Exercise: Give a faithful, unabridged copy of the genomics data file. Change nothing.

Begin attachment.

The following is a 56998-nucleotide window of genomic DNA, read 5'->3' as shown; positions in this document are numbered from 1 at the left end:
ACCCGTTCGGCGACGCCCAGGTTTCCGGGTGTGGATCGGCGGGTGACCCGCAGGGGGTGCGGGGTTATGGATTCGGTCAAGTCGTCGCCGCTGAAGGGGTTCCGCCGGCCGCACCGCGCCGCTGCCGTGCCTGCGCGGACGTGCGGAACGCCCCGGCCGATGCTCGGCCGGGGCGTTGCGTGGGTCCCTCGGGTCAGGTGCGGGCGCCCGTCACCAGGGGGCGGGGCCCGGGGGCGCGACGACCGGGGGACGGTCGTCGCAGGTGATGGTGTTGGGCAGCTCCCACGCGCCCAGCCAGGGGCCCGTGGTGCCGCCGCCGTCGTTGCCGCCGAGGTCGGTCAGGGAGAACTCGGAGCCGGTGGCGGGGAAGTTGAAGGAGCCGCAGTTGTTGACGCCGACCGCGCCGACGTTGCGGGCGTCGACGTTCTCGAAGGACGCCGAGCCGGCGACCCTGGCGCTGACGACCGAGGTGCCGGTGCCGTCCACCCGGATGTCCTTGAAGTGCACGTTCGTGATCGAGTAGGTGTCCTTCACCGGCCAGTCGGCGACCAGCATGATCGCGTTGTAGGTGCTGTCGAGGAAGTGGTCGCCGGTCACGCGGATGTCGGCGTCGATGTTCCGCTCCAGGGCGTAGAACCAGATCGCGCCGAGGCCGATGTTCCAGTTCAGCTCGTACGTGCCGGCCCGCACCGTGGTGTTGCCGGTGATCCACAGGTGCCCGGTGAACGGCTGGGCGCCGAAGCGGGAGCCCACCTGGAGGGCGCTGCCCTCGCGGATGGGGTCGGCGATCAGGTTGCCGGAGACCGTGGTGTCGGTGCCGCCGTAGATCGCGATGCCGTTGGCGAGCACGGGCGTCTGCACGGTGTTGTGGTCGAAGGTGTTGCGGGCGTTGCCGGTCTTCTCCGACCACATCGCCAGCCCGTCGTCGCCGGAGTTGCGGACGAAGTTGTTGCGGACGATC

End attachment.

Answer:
The following is a 56998-nucleotide window of genomic DNA, read 5'->3' as shown; positions in this document are numbered from 1 at the left end:
ACCCGTTCGGCGACGCCCAGGTTTCCGGGTGTGGATCGGCGGGTGACCCGCAGGGGGTGCGGGGTTATGGATTCGGTCAAGTCGTCGCCGCTGAAGGGGTTCCGCCGGCCGCACCGCGCCGCTGCCGTGCCTGCGCGGACGTGCGGAACGCCCCGGCCGATGCTCGGCCGGGGCGTTGCGTGGGTCCCTCGGGTCAGGTGCGGGCGCCCGTCACCAGGGGGCGGGGCCCGGGGGCGCGACGACCGGGGGACGGTCGTCGCAGGTGATGGTGTTGGGCAGCTCCCACGCGCCCAGCCAGGGGCCCGTGGTGCCGCCGCCGTCGTTGCCGCCGAGGTCGGTCAGGGAGAACTCGGAGCCGGTGGCGGGGAAGTTGAAGGAGCCGCAGTTGTTGACGCCGACCGCGCCGACGTTGCGGGCGTCGACGTTCTCGAAGGACGCCGAGCCGGCGACCCTGGCGCTGACGACCGAGGTGCCGGTGCCGTCCACCCGGATGTCCTTGAAGTGCACGTTCGTGATCGAGTAGGTGTCCTTCACCGGCCAGTCGGCGACCAGCATGATCGCGTTGTAGGTGCTGTCGAGGAAGTGGTCGCCGGTCACGCGGATGTCGGCGTCGATGTTCCGCTCCAGGGCGTAGAACCAGATCGCGCCGAGGCCGATGTTCCAGTTCAGCTCGTACGTGCCGGCCCGCACCGTGGTGTTGCCGGTGATCCACAGGTGCCCGGTGAACGGCTGGGCGCCGAAGCGGGAGCCCACCTGGAGGGCGCTGCCCTCGCGGATGGGGTCGGCGATCAGGTTGCCGGAGACCGTGGTGTCGGTGCCGCCGTAGATCGCGATGCCGTTGGCGAGCACGGGCGTCTGCACGGTGTTGTGGTCGAAGGTGTTGCGGGCGTTGCCGGTCTTCTCCGACCACATCGCCAGCCCGTCGTCGCCGGAGTTGCGGACGAAGTTGTTGCGGACGATC